Grace Bonney relaxes at her home upstate, with dog.

Christopher Sturman
When Grace Bonney began conducting the interviews that would result in her new book “In The Company of Women,” she knew that she didn’t want to write a book that only spotlighted the good parts of being an entrepreneur.

“I don't learn something from seeing someone’s highlight reel,” Bonney, who founded the popular interior design and DIY site DesignSponge in 2004, tells us. “I chose to interview people who were open to talking about being vulnerable.”
That search for openness and honesty also led Bonney to look for women from all walks of life to profile.
“The idea of starting a business can seem really scary,” she notes. “But there are so many ways to start a business, that I wanted any woman anywhere to open this book and see that this can happen for them.”
Bonney shares some advice for women who envision working for themselves one day.
Don’t listen to anyone who says you’re too old
While it can seem like most entrepreneurs today are in their 20s and 30s, the reality is quite different.
Artists like Amalia Mesa-Bains had been working for over 50 years before striking out on her own in her 70s.
“There is so much to be said about life experience,” says Bonney. “There shouldn’t be an arbitrary barrier that you can’t do something after 40, especially for women who had children earlier. If you want to start something, it’s definitely not too late.”

Success can mean many things
“People are beginning to understand that there’s a difference between money and success,” explains Bonney. “The two things are not the same. Personal fulfillment is equally valuable.” It’s important for new entrepreneurs not to compare themselves to much with peers and to come up with goals that fit their lives.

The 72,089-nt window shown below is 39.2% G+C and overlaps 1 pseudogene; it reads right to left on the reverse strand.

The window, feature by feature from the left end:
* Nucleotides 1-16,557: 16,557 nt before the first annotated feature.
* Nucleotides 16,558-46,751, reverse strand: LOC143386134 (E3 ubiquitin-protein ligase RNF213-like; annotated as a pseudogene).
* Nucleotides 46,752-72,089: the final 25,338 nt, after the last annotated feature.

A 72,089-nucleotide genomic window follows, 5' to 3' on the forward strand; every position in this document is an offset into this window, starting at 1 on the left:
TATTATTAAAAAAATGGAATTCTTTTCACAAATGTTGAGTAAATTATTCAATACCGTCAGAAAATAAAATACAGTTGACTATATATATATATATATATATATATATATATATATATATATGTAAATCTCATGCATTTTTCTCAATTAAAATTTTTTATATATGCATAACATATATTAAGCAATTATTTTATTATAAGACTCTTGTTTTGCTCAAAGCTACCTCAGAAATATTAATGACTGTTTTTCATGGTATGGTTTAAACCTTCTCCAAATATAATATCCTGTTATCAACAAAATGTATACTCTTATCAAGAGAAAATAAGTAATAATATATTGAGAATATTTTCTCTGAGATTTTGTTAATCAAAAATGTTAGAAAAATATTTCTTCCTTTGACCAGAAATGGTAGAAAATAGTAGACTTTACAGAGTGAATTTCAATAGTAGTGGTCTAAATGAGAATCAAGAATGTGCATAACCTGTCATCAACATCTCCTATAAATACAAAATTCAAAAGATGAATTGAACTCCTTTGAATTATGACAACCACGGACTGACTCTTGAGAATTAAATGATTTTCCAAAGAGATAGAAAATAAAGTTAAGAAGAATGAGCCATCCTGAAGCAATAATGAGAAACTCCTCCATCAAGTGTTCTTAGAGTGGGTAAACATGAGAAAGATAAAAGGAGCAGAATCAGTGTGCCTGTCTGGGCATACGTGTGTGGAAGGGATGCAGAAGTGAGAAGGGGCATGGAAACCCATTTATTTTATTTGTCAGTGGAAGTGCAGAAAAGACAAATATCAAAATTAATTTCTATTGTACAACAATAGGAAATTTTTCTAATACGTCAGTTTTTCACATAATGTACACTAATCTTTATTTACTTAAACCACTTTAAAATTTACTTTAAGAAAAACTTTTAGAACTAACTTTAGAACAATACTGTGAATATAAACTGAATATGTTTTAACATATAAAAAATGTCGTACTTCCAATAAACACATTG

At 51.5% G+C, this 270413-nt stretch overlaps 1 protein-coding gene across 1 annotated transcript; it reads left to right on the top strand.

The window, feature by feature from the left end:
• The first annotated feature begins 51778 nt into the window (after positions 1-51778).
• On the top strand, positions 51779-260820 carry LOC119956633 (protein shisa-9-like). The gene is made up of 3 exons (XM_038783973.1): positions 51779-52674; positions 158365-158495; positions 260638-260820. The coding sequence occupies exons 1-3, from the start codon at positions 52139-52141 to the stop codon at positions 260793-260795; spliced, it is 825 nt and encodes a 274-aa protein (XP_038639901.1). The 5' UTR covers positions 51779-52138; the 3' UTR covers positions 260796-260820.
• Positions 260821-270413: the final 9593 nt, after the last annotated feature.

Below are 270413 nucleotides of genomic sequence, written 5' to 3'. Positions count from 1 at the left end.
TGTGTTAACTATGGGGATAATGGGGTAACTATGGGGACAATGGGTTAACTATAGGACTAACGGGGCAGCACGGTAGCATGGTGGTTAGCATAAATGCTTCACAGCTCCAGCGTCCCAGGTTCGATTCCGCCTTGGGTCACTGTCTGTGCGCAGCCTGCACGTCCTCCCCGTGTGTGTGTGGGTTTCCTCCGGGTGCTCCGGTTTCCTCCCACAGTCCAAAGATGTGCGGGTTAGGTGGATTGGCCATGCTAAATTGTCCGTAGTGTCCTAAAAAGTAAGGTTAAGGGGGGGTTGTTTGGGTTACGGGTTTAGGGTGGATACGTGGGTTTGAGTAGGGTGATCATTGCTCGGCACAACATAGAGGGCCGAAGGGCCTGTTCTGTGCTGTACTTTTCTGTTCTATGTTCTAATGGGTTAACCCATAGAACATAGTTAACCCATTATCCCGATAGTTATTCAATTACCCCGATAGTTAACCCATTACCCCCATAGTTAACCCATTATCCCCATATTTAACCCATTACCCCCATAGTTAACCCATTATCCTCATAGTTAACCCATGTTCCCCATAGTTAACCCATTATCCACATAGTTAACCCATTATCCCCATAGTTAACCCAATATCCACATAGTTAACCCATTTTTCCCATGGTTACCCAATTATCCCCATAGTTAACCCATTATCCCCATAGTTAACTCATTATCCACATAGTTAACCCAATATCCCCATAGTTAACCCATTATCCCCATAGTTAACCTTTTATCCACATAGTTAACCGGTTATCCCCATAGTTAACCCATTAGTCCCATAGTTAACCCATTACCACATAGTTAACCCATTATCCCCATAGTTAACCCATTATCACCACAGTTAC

There will be ups and downs
Especially in the case of writers and other creatives, becoming a boss and learning how to supervise others has unique challenges.
“When you are used to being a solo operation like a painter or an artist, there is sort of a clunky transition as they become bosses. We’ve all struggled to find that [authoritative] voice.”
Bonney stresses that new small business owners should give themselves time to learn how to manage a company and be willing to learn on the job.

Accept that balance doesn’t exist
After conducting the 100 interviews that make up her book, Bonney says there’s one important thing almost everyone told her.
“There’s no such thing as work-life balance,” she says. “Everyone in the book says they gave up work-life balance. They realized that they couldn’t be all things at all times.”
Instead of stretching yourself too thin, aspiring entrepreneurs should find a support group of peers they can bounce ideas of off and commiserate with.
“I don't feel successful every day, there are days that I struggle,” Bonney explains. “Having people who are going through what you are going through and have the right tools in their tool kits is important.”